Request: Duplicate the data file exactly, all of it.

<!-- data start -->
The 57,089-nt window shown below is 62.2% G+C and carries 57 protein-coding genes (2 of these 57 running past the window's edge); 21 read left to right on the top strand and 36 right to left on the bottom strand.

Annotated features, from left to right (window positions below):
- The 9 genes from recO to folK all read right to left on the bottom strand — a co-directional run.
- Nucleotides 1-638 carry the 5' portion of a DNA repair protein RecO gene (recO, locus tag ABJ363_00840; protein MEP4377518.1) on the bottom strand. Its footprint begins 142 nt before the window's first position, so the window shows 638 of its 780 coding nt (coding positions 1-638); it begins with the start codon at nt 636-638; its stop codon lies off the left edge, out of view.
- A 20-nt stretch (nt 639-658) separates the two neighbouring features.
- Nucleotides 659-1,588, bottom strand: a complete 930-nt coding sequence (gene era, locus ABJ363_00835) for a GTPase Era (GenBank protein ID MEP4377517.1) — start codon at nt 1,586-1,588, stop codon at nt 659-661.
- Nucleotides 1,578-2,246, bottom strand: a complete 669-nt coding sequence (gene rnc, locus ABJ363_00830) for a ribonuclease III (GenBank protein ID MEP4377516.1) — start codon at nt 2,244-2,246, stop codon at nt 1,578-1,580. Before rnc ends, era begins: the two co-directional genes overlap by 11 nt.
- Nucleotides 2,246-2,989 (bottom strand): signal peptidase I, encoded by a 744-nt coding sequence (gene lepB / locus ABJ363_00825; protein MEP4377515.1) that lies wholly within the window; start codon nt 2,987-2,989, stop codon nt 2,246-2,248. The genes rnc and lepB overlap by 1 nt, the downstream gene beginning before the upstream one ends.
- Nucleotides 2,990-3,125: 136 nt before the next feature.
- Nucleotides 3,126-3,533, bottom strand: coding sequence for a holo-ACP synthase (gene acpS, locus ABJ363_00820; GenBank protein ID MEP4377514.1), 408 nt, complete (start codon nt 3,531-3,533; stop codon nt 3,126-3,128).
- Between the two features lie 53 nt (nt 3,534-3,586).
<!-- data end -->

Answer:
The 57,089-nt window shown below is 62.2% G+C and carries 57 protein-coding genes (2 of these 57 running past the window's edge); 21 read left to right on the top strand and 36 right to left on the bottom strand.

Annotated features, from left to right (window positions below):
- The 9 genes from recO to folK all read right to left on the bottom strand — a co-directional run.
- Nucleotides 1-638 carry the 5' portion of a DNA repair protein RecO gene (recO, locus tag ABJ363_00840; protein MEP4377518.1) on the bottom strand. Its footprint begins 142 nt before the window's first position, so the window shows 638 of its 780 coding nt (coding positions 1-638); it begins with the start codon at nt 636-638; its stop codon lies off the left edge, out of view.
- A 20-nt stretch (nt 639-658) separates the two neighbouring features.
- Nucleotides 659-1,588, bottom strand: a complete 930-nt coding sequence (gene era, locus ABJ363_00835) for a GTPase Era (GenBank protein ID MEP4377517.1) — start codon at nt 1,586-1,588, stop codon at nt 659-661.
- Nucleotides 1,578-2,246, bottom strand: a complete 669-nt coding sequence (gene rnc, locus ABJ363_00830) for a ribonuclease III (GenBank protein ID MEP4377516.1) — start codon at nt 2,244-2,246, stop codon at nt 1,578-1,580. Before rnc ends, era begins: the two co-directional genes overlap by 11 nt.
- Nucleotides 2,246-2,989 (bottom strand): signal peptidase I, encoded by a 744-nt coding sequence (gene lepB / locus ABJ363_00825; protein MEP4377515.1) that lies wholly within the window; start codon nt 2,987-2,989, stop codon nt 2,246-2,248. The genes rnc and lepB overlap by 1 nt, the downstream gene beginning before the upstream one ends.
- Nucleotides 2,990-3,125: 136 nt before the next feature.
- Nucleotides 3,126-3,533, bottom strand: coding sequence for a holo-ACP synthase (gene acpS, locus ABJ363_00820; GenBank protein ID MEP4377514.1), 408 nt, complete (start codon nt 3,531-3,533; stop codon nt 3,126-3,128).
- Between the two features lie 53 nt (nt 3,534-3,586).